The HUD Section 8 Housing Choice Voucher program is a major source of housing assistance for households with the lowest incomes in Snohomish County. It’s an excellent tool, as the vouchers can be used in any unit that accepts the vouchers and meets rent and safety standards, theoretically promoting mixed-income neighborhoods and providing deep assistance more affordably than through traditional public housing models. At the same time, this flexibility also limits the program’s use, as landlords will be less likely to accept vouchers in a tight market, and finding an acceptable unit that meets set rent standards can also be a challenge. In
addition, the program is limited by federal funding, so the supply of vouchers does not come close to the demand. In Snohomish County, there are currently 6,183 vouchers in use, compared to around 68,000 households earning less than 50% Area Median Income. (This is the line where it typically starts to become more possible to find an affordable rental unit in Snohomish County)
The program is essentially a lottery at present, with years-long wait lists, if a housing authority’s wait list is even open at all. Contrast this with the SNAP program (AKA food stamps), an entitlement-type program, where all who earn less than a certain income level can receive assistance. Could we do this with housing assistance as well? A post over at City Commentary makes an interesting case as to how it could be possible. For a summary, read on. Continue reading How can we fund more housing vouchers?→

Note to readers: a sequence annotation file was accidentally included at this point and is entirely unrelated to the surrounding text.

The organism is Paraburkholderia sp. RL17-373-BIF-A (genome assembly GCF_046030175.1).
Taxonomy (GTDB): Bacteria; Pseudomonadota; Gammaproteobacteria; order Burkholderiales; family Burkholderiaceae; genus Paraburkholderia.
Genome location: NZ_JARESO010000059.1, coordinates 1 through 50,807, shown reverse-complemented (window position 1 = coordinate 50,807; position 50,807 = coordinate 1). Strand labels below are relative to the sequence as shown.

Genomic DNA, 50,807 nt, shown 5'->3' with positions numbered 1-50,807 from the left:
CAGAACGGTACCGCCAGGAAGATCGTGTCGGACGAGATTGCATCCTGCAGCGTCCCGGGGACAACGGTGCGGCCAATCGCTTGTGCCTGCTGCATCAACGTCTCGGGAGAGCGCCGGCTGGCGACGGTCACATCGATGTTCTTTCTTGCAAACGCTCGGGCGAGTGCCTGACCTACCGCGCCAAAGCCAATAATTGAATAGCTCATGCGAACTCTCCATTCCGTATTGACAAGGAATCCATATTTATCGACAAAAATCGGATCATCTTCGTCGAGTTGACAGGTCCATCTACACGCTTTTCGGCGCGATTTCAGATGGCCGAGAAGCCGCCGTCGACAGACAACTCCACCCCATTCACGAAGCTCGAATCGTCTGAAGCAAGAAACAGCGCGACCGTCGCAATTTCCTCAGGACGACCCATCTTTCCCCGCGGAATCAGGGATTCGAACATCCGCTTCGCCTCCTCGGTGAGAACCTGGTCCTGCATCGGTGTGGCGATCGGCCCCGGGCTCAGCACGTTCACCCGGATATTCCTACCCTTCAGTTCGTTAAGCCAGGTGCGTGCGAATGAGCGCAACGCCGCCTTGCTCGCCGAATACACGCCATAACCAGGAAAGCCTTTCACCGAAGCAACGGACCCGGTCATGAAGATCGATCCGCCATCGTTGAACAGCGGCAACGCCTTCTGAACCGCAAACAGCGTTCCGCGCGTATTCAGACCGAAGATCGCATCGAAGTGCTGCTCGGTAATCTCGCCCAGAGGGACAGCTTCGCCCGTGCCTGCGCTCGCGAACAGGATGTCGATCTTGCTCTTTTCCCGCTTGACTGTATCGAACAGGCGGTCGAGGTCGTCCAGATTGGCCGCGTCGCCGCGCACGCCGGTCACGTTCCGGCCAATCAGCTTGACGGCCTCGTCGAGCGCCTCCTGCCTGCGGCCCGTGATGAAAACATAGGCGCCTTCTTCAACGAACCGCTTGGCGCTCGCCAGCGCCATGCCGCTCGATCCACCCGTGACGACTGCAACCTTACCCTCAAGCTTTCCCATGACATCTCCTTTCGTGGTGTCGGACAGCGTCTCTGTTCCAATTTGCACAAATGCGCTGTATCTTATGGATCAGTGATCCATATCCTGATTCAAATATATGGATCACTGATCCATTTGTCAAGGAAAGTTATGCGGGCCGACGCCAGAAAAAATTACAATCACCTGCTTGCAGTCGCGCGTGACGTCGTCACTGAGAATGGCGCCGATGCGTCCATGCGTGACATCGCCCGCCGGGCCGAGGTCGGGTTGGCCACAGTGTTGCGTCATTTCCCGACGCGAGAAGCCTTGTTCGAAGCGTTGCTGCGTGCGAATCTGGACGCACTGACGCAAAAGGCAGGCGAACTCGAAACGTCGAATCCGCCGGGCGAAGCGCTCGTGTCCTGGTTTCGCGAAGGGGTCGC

As part of its Streets Initiative, the City of Everett is hosting a series of community housing forums. The first, back in November, featured a presentation by Lloyd Pendleton. Mr. Pendleton was a leader in writing and implementing the State of Utah’s plan to end chronic homelessness, with fantastic success through a “housing first” model. I’m posting now as it has come to my attention that the presentation has been posted on YouTube, here, and I would encourage everyone to view it. Not only has this been a highly successful program with many practical lessons to observe, Mr. Pendleton is an engaging, inspiring speaker. More information on his work can be found on Everett’s site.
The next Community Housing Forum will take place on February 1st, with a continued conversation on local successes in housing first models. More information available here.
Many cities in this region have goals to provide a greater variety of housing, but struggle to spur development of new housing types. An article on Citiscope profiles how Vancouver, BC has found some success with “laneway homes”, a variation on the familiar ADU typology – small housing units, typically built behind existing single family homes and, in the Vancouver twist, oriented to alleys.
In the six years they have been allowed, more than 2,000 applications for laneway units have been submitted, and around 85% of those have been built. Vancouver’s affordability challenges are so acute that demand for these homes could be seen to be a given in any circumstance, but, as outlined in the article, the City has been actively engaged in facilitating their success. For more detail on how this has been accomplished, click below:
One of the Alliance’s chief goals is to create a venue where a variety of jurisdictions can come to together to learn from each others’ experiences. Last week’s joint board meeting demonstrated the opportunity we have created, with experience flowing within and between AHA’s member jurisdictions and the affordable housing provider community.